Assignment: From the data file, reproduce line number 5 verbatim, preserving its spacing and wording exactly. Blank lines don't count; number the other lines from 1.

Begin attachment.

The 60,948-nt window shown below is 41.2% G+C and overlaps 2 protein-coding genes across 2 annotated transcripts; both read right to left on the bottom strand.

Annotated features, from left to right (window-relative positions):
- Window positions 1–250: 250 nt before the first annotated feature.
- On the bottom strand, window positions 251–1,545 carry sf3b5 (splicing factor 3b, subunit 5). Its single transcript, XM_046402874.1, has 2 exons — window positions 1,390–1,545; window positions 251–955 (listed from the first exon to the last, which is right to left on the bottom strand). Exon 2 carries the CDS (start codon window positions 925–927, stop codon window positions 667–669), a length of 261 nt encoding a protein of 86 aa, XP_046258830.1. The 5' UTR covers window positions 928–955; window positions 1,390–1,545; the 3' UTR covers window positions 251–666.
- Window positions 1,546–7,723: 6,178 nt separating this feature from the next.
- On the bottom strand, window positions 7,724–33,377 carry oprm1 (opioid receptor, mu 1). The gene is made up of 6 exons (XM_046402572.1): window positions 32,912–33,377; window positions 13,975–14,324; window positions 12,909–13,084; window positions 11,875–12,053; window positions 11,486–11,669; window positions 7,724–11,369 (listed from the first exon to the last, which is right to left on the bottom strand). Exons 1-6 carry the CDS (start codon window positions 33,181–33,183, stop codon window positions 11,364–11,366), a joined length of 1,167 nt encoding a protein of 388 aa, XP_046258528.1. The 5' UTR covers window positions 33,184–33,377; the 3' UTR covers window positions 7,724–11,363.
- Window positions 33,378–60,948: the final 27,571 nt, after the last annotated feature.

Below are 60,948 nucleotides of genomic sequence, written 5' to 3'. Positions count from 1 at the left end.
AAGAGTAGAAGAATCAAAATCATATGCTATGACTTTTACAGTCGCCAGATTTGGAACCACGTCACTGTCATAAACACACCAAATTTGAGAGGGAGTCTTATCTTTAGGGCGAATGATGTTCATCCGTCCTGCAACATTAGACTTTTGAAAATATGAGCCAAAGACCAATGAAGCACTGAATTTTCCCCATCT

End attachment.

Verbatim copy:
- Window positions 1,546–7,723: 6,178 nt separating this feature from the next.